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April 2012 Feed

Mom resists help handling finances

Dear Carol: My 82-year-old mother wants to go to her bank to renew a certificate of deposit. She seems competent, but my brother and I feel someone needs to go along with her. The bank has been pressuring her to buy an annuity, and we’re not sure this is wise. Since my brother’s name is on the checking account, he has offered to go along with Mom to do her banking, but she refuses. We respect her independence, but she has made several foolish financial choices in the past, and we’d like to protect her. Are our concerns normal?  - Norma

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Are you approaching caregiver burnout?

When you are taking care of a parent with Alzheimer's, you are trying to cope with your own grief over their illnesses, help them with their feelings of loss, keep them safe, make your immediate family reasonably content and work at your job. You are wearing out, but caregiver guilt won't let you say – enough!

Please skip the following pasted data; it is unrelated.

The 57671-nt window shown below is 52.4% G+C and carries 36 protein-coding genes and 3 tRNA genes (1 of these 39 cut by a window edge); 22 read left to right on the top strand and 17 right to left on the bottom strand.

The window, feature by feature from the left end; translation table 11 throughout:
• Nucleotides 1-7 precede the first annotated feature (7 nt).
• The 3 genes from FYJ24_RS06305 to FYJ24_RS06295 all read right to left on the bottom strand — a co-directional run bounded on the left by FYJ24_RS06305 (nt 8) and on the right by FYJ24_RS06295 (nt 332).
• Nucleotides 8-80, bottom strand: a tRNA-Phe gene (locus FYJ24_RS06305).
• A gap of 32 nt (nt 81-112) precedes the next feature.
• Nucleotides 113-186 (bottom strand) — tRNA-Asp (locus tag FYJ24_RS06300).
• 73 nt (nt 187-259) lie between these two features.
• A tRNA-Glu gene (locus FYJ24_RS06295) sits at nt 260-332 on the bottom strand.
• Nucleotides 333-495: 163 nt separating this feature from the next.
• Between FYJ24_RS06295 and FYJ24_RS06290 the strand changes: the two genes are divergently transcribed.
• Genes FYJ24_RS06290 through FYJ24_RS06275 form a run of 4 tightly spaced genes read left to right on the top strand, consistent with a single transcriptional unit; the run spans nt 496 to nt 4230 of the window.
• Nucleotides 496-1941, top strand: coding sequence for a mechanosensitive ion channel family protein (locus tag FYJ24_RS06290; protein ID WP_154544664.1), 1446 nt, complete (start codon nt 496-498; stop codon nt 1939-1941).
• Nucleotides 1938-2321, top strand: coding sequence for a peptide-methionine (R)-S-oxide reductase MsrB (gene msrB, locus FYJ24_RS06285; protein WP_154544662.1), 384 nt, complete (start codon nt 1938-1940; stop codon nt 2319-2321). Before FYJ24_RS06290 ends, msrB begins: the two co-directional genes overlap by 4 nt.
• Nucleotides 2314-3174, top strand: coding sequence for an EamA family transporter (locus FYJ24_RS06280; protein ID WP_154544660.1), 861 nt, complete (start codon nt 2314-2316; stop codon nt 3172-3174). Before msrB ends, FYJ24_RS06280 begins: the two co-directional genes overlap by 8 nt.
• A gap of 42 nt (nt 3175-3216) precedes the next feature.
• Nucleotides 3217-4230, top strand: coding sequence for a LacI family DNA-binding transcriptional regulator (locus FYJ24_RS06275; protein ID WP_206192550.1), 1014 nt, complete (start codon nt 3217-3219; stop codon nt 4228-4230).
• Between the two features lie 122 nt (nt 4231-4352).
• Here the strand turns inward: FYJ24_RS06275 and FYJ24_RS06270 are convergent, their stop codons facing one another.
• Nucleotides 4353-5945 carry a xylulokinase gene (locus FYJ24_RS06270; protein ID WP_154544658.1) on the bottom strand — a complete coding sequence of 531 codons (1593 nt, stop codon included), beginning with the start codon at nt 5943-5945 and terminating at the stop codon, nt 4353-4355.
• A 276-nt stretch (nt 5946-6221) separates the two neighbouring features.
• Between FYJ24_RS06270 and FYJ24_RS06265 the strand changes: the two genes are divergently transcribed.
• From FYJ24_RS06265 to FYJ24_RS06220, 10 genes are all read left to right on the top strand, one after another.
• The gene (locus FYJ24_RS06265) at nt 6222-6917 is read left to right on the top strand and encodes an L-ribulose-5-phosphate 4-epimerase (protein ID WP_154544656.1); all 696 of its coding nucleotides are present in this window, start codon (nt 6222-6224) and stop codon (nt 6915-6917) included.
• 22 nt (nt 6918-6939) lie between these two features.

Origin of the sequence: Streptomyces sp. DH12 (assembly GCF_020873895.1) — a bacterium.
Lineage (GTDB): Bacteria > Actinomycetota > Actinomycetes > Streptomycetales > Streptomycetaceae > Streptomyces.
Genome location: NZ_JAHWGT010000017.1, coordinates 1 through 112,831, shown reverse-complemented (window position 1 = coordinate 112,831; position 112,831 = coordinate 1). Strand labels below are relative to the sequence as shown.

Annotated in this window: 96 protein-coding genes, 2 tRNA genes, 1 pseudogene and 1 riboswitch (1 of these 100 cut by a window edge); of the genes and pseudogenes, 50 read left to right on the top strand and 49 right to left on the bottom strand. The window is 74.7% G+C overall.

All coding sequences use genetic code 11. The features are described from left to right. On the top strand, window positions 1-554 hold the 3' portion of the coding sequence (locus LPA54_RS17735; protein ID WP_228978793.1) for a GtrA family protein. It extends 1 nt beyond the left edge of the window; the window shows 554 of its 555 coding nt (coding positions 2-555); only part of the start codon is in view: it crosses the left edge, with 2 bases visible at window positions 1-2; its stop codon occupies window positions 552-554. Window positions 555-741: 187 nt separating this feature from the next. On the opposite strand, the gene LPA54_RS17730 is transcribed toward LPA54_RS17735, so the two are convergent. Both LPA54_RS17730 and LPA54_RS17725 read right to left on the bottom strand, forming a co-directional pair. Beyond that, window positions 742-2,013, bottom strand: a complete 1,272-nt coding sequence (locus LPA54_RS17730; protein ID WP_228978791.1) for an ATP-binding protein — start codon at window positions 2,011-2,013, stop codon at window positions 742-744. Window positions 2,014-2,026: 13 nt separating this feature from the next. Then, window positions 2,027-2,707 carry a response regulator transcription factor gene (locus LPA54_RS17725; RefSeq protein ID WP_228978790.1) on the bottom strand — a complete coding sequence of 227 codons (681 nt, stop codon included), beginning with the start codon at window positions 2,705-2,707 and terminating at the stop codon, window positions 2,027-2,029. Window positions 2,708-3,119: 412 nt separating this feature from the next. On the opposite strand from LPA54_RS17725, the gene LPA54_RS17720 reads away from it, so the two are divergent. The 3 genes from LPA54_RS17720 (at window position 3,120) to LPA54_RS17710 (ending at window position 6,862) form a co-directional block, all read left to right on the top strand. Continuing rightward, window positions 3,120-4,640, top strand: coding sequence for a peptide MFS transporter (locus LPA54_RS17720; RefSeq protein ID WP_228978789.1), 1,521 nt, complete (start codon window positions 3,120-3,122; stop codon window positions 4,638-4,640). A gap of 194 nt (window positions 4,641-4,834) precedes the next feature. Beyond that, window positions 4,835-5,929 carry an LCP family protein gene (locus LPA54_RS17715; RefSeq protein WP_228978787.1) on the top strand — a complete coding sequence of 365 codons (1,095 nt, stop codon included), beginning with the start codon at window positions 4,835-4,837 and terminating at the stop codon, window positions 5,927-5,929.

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Nearly every caregiver will have negative thoughts at times

Elders in need of constant care feel their own pain. They generally feel a lack of control over their lives, as bit by bit their abilities slip away. This can make some of them disagreeable and bossy. Generally, the answer to this is to learn to detach with love.

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When a loved one with dementia accuses you of stealing

Have you ever looked for something you are sure you left in a particular spot and found it missing? Most of us have. Sometimes, we even wonder if someone in the family moved the object, since we are so sure we left it in that spot. Later, we find the missing object, and then remember when we moved it. If we're lucky, we didn't actually confront a family member for "messing with our stuff," and our minds are presumably normal.

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Breaking the news to a loved on about the need for hospice care